Part of the work I do is working with adolescent sex offenders. I get many reactions from people when I mention this part of my life, varying from awe: “Wow, that’s amazing, I’m glad you do because I couldn’t’ to disgust “they can all rot for all I care”.
I worked with aggressive assaultive girls for three years. When I first started practicing therapy that was my goal population. I wanted to work with the girls, and the more troubled the better. Looking back in self reflection this was part of my own healing. Wanting to help the parts of myself I still struggled with through my helping others. I was resistant to working with boys, but was told repeatedly that I worked better with them. When the program I worked with needed a therapist for the adolescent male sex offenders, I decided to go ahead and take the plunge. I cut my teeth working with that population as a direct care staff years earlier at the same facility and had some interest. Now, four years I love working with them.
Did you know:
- An adolescent sexual offender that receives treatment has up to a 98% likelihood of never sexually offending again? (recidivism ranges between 2% and 15%)
- That there is a very big difference between an adolescent that molests another child and a pedophile (a person sexually attracted only to children) as even most adult offenders have healthy sexual attractions to adults but need alternative skills for sexual impulses
- 30-60% of juvenile offenders exhibit learning disabilities and academic dysfunction.
- Up to 80% have a diagnosable psychiatric disorder.
- 20-50% have histories of physical abuse.
- 40-80% have histories of sexual abuse
The current culture tends toward fear mongering in relation to sexual offenders. Because of the trauma of molestation and rape, as well as the fear of the thought of that happening to us or our kids we want to shove the people who do these things as far from us as we possibly can. The media, and unfortunately even public figures such as Oprah (who initially was a strong supporter of treatment for abusers and has turned in to the leading supporter for crucifiction) continue to support the myths regarding offenders which bolster the above desire. This leads to fear based legislation that does more to make the public feel safe than to affect the actual problem or create safety. Some of the legislation actually increases the risk for offenses as it limits their ability to get treatment (among many other reasons). States such as South Carolina require life-time registration for children as young as 9 who commit an offense, even if they don’t ever offend again. The effects of this on the child (teasing and ridicule at school, bias of teachers, community hatred) are amazing, let alone the effects on the siblings (who can be victims as well) which haven’t been well researched as of yet. Imagine committing an act at the age of 11, turning your life around, but you are still required to register as a sex offender at the age of 36 – which in turns effects the communities attitudes toward you and your ability to make a living. What mistakes did you make as a kid, and can you imagine continuing to paying for them now?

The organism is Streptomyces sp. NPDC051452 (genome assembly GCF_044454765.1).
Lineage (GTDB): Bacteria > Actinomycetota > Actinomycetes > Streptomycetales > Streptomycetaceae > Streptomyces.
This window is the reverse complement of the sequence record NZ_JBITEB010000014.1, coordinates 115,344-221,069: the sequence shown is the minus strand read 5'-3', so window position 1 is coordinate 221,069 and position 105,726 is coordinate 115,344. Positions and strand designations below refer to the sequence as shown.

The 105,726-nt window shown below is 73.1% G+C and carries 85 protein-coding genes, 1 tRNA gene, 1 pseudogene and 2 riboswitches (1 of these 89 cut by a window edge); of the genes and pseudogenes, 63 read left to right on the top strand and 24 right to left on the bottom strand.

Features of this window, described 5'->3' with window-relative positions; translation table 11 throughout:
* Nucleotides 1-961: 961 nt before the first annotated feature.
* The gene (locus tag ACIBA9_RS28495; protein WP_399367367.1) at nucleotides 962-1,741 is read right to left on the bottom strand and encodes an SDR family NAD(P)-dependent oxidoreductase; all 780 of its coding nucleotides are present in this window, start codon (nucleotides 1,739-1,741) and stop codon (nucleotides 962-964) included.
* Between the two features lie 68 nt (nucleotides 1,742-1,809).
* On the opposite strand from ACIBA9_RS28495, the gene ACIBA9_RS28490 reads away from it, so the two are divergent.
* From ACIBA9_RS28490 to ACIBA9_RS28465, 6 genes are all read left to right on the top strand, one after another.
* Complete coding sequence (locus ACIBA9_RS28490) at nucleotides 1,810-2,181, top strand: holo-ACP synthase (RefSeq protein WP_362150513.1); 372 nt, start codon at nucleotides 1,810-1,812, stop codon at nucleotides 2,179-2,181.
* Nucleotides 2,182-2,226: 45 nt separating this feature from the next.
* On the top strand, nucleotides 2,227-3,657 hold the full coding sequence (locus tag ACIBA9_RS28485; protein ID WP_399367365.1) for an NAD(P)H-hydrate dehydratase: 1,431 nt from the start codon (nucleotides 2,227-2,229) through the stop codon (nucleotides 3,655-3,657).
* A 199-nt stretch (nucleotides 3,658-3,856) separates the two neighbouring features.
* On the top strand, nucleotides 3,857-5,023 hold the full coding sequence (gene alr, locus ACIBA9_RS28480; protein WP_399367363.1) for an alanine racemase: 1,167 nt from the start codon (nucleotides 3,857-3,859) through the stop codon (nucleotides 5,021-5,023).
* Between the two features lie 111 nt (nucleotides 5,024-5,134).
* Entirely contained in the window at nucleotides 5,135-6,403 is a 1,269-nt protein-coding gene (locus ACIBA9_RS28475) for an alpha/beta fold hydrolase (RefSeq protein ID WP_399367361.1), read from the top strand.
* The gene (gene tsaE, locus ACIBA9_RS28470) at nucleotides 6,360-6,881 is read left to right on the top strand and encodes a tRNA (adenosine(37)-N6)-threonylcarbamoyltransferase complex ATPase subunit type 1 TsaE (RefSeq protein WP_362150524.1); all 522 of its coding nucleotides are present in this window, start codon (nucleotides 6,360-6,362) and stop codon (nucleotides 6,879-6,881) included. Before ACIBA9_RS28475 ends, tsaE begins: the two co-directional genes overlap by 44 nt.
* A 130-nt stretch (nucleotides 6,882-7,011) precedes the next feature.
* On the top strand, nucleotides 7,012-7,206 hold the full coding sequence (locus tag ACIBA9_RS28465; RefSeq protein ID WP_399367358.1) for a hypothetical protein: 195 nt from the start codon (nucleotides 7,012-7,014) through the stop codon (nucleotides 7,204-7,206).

I do this work because I actually love what I do. These are kids who need help, and with that help can go on to lead healthy, non-offending lives. The goal of all treatment is “No More Victims”. These kids need an advocate as well as someone to teach healthy habits and patters. This population understandably makes people uncomfortable, even practitioners. I work with both victims and offenders, working to make my corner of the world little bit better.
For more information on common myths regarding offenders and sexual offenses visit the Center for Sex Offender Management. Stay informed to stay safe.